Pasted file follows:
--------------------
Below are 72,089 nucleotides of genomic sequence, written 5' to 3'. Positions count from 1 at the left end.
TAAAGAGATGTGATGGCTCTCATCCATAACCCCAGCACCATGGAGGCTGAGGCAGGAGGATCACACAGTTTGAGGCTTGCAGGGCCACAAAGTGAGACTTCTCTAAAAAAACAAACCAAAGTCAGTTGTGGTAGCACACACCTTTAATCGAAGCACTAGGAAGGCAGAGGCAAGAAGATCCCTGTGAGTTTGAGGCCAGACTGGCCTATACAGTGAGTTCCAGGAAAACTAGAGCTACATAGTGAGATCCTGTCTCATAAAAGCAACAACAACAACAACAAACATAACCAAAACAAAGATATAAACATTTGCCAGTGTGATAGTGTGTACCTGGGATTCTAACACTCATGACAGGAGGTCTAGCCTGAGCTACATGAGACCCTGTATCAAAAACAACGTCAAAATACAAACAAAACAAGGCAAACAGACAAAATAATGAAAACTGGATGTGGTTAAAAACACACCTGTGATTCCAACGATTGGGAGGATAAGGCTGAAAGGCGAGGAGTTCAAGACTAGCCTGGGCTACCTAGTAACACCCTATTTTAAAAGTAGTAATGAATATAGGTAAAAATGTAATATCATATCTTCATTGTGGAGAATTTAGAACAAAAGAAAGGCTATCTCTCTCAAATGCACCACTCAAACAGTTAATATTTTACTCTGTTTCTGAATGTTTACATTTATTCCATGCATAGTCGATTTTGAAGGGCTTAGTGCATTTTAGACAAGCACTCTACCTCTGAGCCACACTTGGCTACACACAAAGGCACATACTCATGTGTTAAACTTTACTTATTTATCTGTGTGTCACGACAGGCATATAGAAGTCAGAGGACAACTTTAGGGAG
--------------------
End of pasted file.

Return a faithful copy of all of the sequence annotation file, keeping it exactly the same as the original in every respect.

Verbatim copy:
Below are 72,089 nucleotides of genomic sequence, written 5' to 3'. Positions count from 1 at the left end.
TAAAGAGATGTGATGGCTCTCATCCATAACCCCAGCACCATGGAGGCTGAGGCAGGAGGATCACACAGTTTGAGGCTTGCAGGGCCACAAAGTGAGACTTCTCTAAAAAAACAAACCAAAGTCAGTTGTGGTAGCACACACCTTTAATCGAAGCACTAGGAAGGCAGAGGCAAGAAGATCCCTGTGAGTTTGAGGCCAGACTGGCCTATACAGTGAGTTCCAGGAAAACTAGAGCTACATAGTGAGATCCTGTCTCATAAAAGCAACAACAACAACAACAAACATAACCAAAACAAAGATATAAACATTTGCCAGTGTGATAGTGTGTACCTGGGATTCTAACACTCATGACAGGAGGTCTAGCCTGAGCTACATGAGACCCTGTATCAAAAACAACGTCAAAATACAAACAAAACAAGGCAAACAGACAAAATAATGAAAACTGGATGTGGTTAAAAACACACCTGTGATTCCAACGATTGGGAGGATAAGGCTGAAAGGCGAGGAGTTCAAGACTAGCCTGGGCTACCTAGTAACACCCTATTTTAAAAGTAGTAATGAATATAGGTAAAAATGTAATATCATATCTTCATTGTGGAGAATTTAGAACAAAAGAAAGGCTATCTCTCTCAAATGCACCACTCAAACAGTTAATATTTTACTCTGTTTCTGAATGTTTACATTTATTCCATGCATAGTCGATTTTGAAGGGCTTAGTGCATTTTAGACAAGCACTCTACCTCTGAGCCACACTTGGCTACACACAAAGGCACATACTCATGTGTTAAACTTTACTTATTTATCTGTGTGTCACGACAGGCATATAGAAGTCAGAGGACAACTTTAGGGAG